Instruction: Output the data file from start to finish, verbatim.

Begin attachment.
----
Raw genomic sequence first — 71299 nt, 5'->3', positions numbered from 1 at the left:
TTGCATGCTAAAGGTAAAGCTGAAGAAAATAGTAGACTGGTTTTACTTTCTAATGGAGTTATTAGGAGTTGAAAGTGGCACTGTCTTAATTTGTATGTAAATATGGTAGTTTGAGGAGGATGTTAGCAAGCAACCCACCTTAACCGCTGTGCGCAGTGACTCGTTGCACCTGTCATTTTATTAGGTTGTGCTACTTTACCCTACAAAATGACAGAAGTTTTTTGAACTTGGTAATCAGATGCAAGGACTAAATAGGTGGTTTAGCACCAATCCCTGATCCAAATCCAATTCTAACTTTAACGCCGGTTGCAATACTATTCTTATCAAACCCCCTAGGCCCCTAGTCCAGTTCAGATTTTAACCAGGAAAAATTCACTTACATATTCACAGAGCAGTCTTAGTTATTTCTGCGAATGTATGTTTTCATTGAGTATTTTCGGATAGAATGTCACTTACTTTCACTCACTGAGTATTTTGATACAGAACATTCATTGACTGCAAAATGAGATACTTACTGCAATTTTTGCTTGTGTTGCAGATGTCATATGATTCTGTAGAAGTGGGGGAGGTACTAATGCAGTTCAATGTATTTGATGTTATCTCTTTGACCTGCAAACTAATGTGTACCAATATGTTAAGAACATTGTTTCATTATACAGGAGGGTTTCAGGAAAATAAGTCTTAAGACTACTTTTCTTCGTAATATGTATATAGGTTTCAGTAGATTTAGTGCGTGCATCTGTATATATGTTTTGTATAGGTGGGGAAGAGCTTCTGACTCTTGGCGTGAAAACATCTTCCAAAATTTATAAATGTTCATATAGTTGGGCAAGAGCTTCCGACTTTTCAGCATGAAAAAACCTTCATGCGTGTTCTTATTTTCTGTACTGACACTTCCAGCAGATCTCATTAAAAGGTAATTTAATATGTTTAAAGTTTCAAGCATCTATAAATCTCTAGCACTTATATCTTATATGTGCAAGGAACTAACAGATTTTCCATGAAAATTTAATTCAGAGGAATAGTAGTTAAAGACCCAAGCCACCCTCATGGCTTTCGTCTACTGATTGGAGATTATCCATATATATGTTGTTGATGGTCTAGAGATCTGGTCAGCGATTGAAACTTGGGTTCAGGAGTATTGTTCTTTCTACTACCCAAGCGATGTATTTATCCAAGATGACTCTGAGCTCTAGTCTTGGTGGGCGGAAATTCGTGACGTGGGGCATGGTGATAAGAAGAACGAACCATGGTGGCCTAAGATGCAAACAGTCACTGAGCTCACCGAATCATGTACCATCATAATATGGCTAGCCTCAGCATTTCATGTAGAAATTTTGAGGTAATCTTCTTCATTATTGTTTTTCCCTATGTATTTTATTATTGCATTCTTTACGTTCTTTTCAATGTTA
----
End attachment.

Raw genomic sequence first — 71299 nt, 5'->3', positions numbered from 1 at the left:
TTGCATGCTAAAGGTAAAGCTGAAGAAAATAGTAGACTGGTTTTACTTTCTAATGGAGTTATTAGGAGTTGAAAGTGGCACTGTCTTAATTTGTATGTAAATATGGTAGTTTGAGGAGGATGTTAGCAAGCAACCCACCTTAACCGCTGTGCGCAGTGACTCGTTGCACCTGTCATTTTATTAGGTTGTGCTACTTTACCCTACAAAATGACAGAAGTTTTTTGAACTTGGTAATCAGATGCAAGGACTAAATAGGTGGTTTAGCACCAATCCCTGATCCAAATCCAATTCTAACTTTAACGCCGGTTGCAATACTATTCTTATCAAACCCCCTAGGCCCCTAGTCCAGTTCAGATTTTAACCAGGAAAAATTCACTTACATATTCACAGAGCAGTCTTAGTTATTTCTGCGAATGTATGTTTTCATTGAGTATTTTCGGATAGAATGTCACTTACTTTCACTCACTGAGTATTTTGATACAGAACATTCATTGACTGCAAAATGAGATACTTACTGCAATTTTTGCTTGTGTTGCAGATGTCATATGATTCTGTAGAAGTGGGGGAGGTACTAATGCAGTTCAATGTATTTGATGTTATCTCTTTGACCTGCAAACTAATGTGTACCAATATGTTAAGAACATTGTTTCATTATACAGGAGGGTTTCAGGAAAATAAGTCTTAAGACTACTTTTCTTCGTAATATGTATATAGGTTTCAGTAGATTTAGTGCGTGCATCTGTATATATGTTTTGTATAGGTGGGGAAGAGCTTCTGACTCTTGGCGTGAAAACATCTTCCAAAATTTATAAATGTTCATATAGTTGGGCAAGAGCTTCCGACTTTTCAGCATGAAAAAACCTTCATGCGTGTTCTTATTTTCTGTACTGACACTTCCAGCAGATCTCATTAAAAGGTAATTTAATATGTTTAAAGTTTCAAGCATCTATAAATCTCTAGCACTTATATCTTATATGTGCAAGGAACTAACAGATTTTCCATGAAAATTTAATTCAGAGGAATAGTAGTTAAAGACCCAAGCCACCCTCATGGCTTTCGTCTACTGATTGGAGATTATCCATATATATGTTGTTGATGGTCTAGAGATCTGGTCAGCGATTGAAACTTGGGTTCAGGAGTATTGTTCTTTCTACTACCCAAGCGATGTATTTATCCAAGATGACTCTGAGCTCTAGTCTTGGTGGGCGGAAATTCGTGACGTGGGGCATGGTGATAAGAAGAACGAACCATGGTGGCCTAAGATGCAAACAGTCACTGAGCTCACCGAATCATGTACCATCATAATATGGCTAGCCTCAGCATTTCATGTAGAAATTTTGAGGTAATCTTCTTCATTATTGTTTTTCCCTATGTATTTTATTATTGCATTCTTTACGTTCTTTTCAATGTTA